10. ^ "Turnpike Hikes Hurt Commuters". Gettysburg Times. Associated Press. July 13, 1978. p. 5. Retrieved September 22, 2012.
  11. ^ "Project Overview". PA Turnpike / I-95 Interchange Project. Retrieved November 14, 2015.
  12. ^ "Pa. gets OK to link turnpike with I-95". Burlington County Times. January 7, 2004. p. 2B.
  13. ^ Adler, Danny (July 30, 2012). "Linking I-95, turnpike getting real". Bucks County Courier Times. p. A1.
  14. ^ Chang, David (July 30, 2013). "New Project Links Pa. Turnpike to I-95". Philadelphia, PA: WCAU-TV. Retrieved July 30, 2013.
  15. ^ Wekitzkin, Paul (December 2, 2014). "Chinese investors helping build major US road link". China Daily (USA).
  16. ^ "2007 Act 44". The official website for the Pennsylvania General Assembly. Retrieved February 16, 2021.
  17. ^ Frantz, Jeff (June 24, 2013). "Pa. Turnpike scandal: Act 44 debt could haunt voters long after verdict". pennlive. Retrieved February 16, 2021.
  18. ^ "Act 44 Plan". Retrieved February 16, 2021.
  19. ^ "2013 Act 89". The official website for the Pennsylvania General Assembly. Retrieved February 16, 2021.
  20. ^ "Act 44 & Transportation Funding".
  21. ^ Writer, Paul Nussbaum, Inquirer Staff. "Pennsylvania Turnpike commissioners keep getting new cars at public expense". The Philadelphia Inquirer. Retrieved February 17, 2021.{{cite web}}: CS1 maint: multiple names: authors list (link) CS1 maint: url-status (link)
  22. ^ a b c Cook, Bonnie L.. "Third Pa. Turnpike official in a year arrested." Philadelphia Inquirer, The (PA), April 23, 2010: B02. NewsBank: Access World News – Historical and Current.
  23. ^ "FORMER TURNPIKE CHAIRMAN PLEADS GUILTY TO OBSTRUCTION OF JUSTICE." US Fed News (USA), April 8, 2010. NewsBank: Access World News – Historical and Current.
  24. ^ Nussbaum, Paul. "Pa. Turnpike Commission fires 12 over abuses." Philadelphia Inquirer, The (PA), September 26, 2010: B01. NewsBank: Access World News – Historical and Current.
  25. ^ Bumsted, Brad (April 29, 2010). "Turnpike Commission, PennDOT merger eyed". Retrieved August 5, 2018.
  26. ^ DiStefano, Joseph N. (August 26, 2010). "PennDOT to Turnpike: Pay $118 million or we're taking over". Retrieved August 5, 2018.
  27. ^ Bureau, Angela Couloumbis and Amy Worden, Inquirer Harrisburg. "Grand jury report details pay-to-play culture at Turnpike Commission". Philadelphia Inquirer. Retrieved December 31, 2021.{{cite web}}: CS1 maint: multiple names: authors list (link) CS1 maint: url-status (link)
  28. ^ Laughlin, Jason. "Lawsuit challenging Pennsylvania's transit funding dismissed". The Philadelphia Inquirer. Retrieved February 16, 2021.{{cite web}}: CS1 maint: url-status (link)
  29. ^ Stonesifer, Jared. "Lawsuit filed against Pa. Turnpike alleges excessive tolls are burden for truckers". The Times. Retrieved February 16, 2021.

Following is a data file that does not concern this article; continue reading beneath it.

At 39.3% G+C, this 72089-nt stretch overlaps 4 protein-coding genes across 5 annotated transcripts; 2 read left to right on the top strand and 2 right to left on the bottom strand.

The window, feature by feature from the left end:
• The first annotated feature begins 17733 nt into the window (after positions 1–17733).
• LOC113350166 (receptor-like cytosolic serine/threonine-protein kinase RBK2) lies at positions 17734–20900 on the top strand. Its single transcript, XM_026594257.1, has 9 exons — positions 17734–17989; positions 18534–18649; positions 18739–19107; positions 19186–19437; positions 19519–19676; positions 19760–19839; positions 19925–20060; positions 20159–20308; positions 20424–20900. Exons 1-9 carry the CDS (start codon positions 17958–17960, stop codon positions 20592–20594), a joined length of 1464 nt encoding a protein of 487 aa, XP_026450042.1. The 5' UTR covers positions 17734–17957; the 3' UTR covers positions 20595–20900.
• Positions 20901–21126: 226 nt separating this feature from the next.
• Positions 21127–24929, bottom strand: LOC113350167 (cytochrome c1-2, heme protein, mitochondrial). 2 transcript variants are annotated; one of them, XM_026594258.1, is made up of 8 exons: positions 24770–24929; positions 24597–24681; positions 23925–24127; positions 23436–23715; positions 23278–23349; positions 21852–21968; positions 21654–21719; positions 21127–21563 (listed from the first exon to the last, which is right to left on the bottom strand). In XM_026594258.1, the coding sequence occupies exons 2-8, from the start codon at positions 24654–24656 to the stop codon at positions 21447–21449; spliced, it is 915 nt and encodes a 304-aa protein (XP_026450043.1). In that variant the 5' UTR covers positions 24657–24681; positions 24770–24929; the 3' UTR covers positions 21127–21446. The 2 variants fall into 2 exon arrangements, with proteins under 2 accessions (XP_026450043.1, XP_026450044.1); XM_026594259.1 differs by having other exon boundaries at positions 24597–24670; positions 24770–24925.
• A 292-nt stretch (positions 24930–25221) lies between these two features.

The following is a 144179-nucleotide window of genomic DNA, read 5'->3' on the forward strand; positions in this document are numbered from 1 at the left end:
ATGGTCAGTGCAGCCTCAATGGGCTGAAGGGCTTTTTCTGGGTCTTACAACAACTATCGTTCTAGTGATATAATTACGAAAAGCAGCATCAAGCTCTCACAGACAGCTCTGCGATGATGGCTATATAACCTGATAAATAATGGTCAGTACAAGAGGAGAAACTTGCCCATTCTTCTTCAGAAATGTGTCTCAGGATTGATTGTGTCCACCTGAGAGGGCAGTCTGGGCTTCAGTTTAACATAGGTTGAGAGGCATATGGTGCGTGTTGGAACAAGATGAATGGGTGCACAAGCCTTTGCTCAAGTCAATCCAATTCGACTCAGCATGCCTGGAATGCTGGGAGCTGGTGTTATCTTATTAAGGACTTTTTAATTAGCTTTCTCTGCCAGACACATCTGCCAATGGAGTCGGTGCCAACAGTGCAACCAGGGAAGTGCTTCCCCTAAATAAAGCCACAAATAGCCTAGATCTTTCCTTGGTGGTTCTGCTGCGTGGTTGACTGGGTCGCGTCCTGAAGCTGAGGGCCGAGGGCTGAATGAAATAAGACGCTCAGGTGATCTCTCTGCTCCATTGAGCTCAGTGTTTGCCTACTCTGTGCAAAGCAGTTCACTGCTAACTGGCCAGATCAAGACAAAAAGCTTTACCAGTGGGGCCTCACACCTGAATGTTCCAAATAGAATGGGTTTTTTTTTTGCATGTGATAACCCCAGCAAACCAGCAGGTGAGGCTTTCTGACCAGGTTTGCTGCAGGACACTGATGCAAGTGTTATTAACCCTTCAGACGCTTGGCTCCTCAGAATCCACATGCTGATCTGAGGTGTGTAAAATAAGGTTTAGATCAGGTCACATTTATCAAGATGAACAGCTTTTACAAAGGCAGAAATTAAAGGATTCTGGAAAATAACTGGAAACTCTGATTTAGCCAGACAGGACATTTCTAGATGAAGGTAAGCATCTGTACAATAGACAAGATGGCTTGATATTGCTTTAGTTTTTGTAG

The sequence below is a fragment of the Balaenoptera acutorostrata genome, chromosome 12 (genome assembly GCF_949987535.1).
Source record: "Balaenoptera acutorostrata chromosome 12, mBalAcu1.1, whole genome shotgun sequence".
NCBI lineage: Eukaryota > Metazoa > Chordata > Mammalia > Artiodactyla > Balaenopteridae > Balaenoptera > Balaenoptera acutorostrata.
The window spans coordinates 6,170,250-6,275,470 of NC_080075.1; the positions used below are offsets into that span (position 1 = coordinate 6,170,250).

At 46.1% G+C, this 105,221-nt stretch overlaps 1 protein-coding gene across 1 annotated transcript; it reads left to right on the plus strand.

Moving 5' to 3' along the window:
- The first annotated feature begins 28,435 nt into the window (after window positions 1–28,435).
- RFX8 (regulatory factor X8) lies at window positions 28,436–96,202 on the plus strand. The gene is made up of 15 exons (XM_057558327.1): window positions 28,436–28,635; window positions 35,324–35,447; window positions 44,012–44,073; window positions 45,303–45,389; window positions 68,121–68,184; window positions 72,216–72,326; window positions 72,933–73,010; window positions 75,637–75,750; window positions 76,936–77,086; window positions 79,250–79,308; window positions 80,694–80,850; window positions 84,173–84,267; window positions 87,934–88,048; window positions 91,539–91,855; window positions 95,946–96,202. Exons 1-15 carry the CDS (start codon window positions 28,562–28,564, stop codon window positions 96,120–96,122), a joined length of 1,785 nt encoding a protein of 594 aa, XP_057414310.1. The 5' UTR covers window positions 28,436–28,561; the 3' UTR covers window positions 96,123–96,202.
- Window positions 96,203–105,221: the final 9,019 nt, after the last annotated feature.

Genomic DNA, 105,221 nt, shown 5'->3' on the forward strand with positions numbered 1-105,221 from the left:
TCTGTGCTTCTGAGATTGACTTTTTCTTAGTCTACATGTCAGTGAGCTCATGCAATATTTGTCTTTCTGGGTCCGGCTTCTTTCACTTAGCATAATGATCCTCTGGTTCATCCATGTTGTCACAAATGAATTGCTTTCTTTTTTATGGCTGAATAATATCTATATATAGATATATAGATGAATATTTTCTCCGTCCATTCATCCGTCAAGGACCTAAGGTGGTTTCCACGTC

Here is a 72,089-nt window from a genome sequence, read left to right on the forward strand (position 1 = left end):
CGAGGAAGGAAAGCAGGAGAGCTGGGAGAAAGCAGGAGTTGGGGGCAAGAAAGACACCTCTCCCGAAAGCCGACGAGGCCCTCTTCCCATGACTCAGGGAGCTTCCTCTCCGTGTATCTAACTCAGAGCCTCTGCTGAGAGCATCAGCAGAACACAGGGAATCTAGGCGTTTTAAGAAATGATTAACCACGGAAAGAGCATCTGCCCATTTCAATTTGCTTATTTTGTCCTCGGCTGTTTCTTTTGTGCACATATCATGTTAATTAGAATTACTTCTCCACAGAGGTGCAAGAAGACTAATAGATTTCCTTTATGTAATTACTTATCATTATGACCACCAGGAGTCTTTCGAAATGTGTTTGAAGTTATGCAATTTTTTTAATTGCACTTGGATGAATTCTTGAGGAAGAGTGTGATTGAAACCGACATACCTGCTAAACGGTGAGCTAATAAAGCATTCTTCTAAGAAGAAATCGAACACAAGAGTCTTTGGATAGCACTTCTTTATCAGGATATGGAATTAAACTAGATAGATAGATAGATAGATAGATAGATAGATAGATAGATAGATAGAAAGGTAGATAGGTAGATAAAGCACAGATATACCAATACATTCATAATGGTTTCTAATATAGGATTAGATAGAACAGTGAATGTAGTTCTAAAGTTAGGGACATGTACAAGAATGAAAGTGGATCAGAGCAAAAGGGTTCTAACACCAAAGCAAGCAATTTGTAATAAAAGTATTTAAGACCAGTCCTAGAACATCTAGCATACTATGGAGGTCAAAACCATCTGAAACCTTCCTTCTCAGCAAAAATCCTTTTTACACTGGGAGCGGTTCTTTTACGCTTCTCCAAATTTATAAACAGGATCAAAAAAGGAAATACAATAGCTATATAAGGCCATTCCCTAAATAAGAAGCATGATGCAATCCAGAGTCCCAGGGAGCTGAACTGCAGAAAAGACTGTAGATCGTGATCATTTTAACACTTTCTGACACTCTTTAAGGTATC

30. ^ "Truckers' lawsuit calls for refund of 'excessive' Pa. turnpike toll hikes". pennlive. March 17, 2018. Retrieved February 16, 2021.
  31. ^ a b "Pa. Turnpike considers cutting capital budget projects, transit payments". Pittsburgh Post-Gazette. Retrieved February 16, 2021.
  32. ^ "PA Turnpike approves $2m Pittsburgh-Philly hyperloop study". LebTown. March 9, 2019. Retrieved March 13, 2019.
  33. ^ "Pa. Turnpike receives extension on July transit payment of $112.5 million". Pittsburgh Post-Gazette. Retrieved February 16, 2021.
  34. ^ "Advocates in Pittsburgh, Philadelphia pushing to keep Turnpike payments for transit". Pittsburgh Post-Gazette. Retrieved February 17, 2021.
  35. ^ "80+ PA Orgs, Unions, and Electeds Demand that the Turnpike Fulfill its Transit Funding Responsibilities, Call for Expanded Transit Trust Fund". Pittsburghers for Public Transit. May 14, 2020. Retrieved February 16, 2021.
  36. ^ Blazina, Ed (October 30, 2020). "PA: Pennsylvania Turnpike Commission will borrow $550 million to cover overdue transit payments". Mass Transit Magazine. Retrieved February 16, 2021.{{cite web}}: CS1 maint: url-status (link)
  37. ^ Shanahan, Julia (June 15, 2020). "Pa. Turnpike officials defend decision to make toll road cashless, lay off nearly 500 workers". pennlive. Retrieved February 16, 2021.
  38. ^ Silver, Jonathan (May 16, 2021). "Pennsylvania Turnpike Commission: Powerful state agency shrouded in secrecy". Pittsburgh Post-Gazette. Retrieved July 20, 2022.
  39. ^ "PennDot executive tapped to lead Turnpike Commission." Philadelphia Inquirer, The (PA), December 11, 2012: WEB. NewsBank: Access World News.
  40. ^ WRITER, Paul Nussbaum, INQUIRER STAFF. "Pa. Turnpike chief resigns". The Philadelphia Inquirer. Retrieved February 17, 2021.{{cite web}}: CS1 maint: multiple names: authors list (link) CS1 maint: url-status (link)
  41. ^ "Advisory Committee Report, Presented to the PA Turnpike Commissioners June 18, 2019" (PDF).{{cite web}}: CS1 maint: url-status (link)